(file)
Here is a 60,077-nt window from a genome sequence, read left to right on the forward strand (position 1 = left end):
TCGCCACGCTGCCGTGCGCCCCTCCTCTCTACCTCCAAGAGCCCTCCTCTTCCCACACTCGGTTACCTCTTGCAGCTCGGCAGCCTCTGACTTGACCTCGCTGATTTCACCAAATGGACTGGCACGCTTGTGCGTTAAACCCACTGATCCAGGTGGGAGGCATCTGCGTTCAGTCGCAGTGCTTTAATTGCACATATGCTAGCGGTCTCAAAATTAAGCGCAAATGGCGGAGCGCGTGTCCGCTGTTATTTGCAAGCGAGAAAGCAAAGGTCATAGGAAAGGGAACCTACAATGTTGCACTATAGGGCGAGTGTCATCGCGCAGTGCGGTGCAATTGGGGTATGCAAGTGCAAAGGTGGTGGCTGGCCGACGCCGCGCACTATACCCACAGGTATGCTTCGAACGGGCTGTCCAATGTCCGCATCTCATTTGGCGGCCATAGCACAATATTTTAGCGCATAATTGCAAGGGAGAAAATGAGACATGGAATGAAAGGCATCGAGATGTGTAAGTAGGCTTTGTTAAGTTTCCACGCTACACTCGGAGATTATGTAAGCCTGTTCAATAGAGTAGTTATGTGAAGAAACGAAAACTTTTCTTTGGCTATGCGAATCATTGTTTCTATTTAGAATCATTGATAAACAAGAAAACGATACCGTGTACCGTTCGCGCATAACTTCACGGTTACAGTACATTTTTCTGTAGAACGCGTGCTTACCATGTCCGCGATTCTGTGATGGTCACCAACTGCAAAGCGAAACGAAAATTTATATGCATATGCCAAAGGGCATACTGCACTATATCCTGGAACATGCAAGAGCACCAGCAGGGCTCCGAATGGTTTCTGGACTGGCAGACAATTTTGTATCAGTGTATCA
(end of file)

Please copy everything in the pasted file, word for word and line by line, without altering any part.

Here is a 60,077-nt window from a genome sequence, read left to right on the forward strand (position 1 = left end):
TCGCCACGCTGCCGTGCGCCCCTCCTCTCTACCTCCAAGAGCCCTCCTCTTCCCACACTCGGTTACCTCTTGCAGCTCGGCAGCCTCTGACTTGACCTCGCTGATTTCACCAAATGGACTGGCACGCTTGTGCGTTAAACCCACTGATCCAGGTGGGAGGCATCTGCGTTCAGTCGCAGTGCTTTAATTGCACATATGCTAGCGGTCTCAAAATTAAGCGCAAATGGCGGAGCGCGTGTCCGCTGTTATTTGCAAGCGAGAAAGCAAAGGTCATAGGAAAGGGAACCTACAATGTTGCACTATAGGGCGAGTGTCATCGCGCAGTGCGGTGCAATTGGGGTATGCAAGTGCAAAGGTGGTGGCTGGCCGACGCCGCGCACTATACCCACAGGTATGCTTCGAACGGGCTGTCCAATGTCCGCATCTCATTTGGCGGCCATAGCACAATATTTTAGCGCATAATTGCAAGGGAGAAAATGAGACATGGAATGAAAGGCATCGAGATGTGTAAGTAGGCTTTGTTAAGTTTCCACGCTACACTCGGAGATTATGTAAGCCTGTTCAATAGAGTAGTTATGTGAAGAAACGAAAACTTTTCTTTGGCTATGCGAATCATTGTTTCTATTTAGAATCATTGATAAACAAGAAAACGATACCGTGTACCGTTCGCGCATAACTTCACGGTTACAGTACATTTTTCTGTAGAACGCGTGCTTACCATGTCCGCGATTCTGTGATGGTCACCAACTGCAAAGCGAAACGAAAATTTATATGCATATGCCAAAGGGCATACTGCACTATATCCTGGAACATGCAAGAGCACCAGCAGGGCTCCGAATGGTTTCTGGACTGGCAGACAATTTTGTATCAGTGTATCA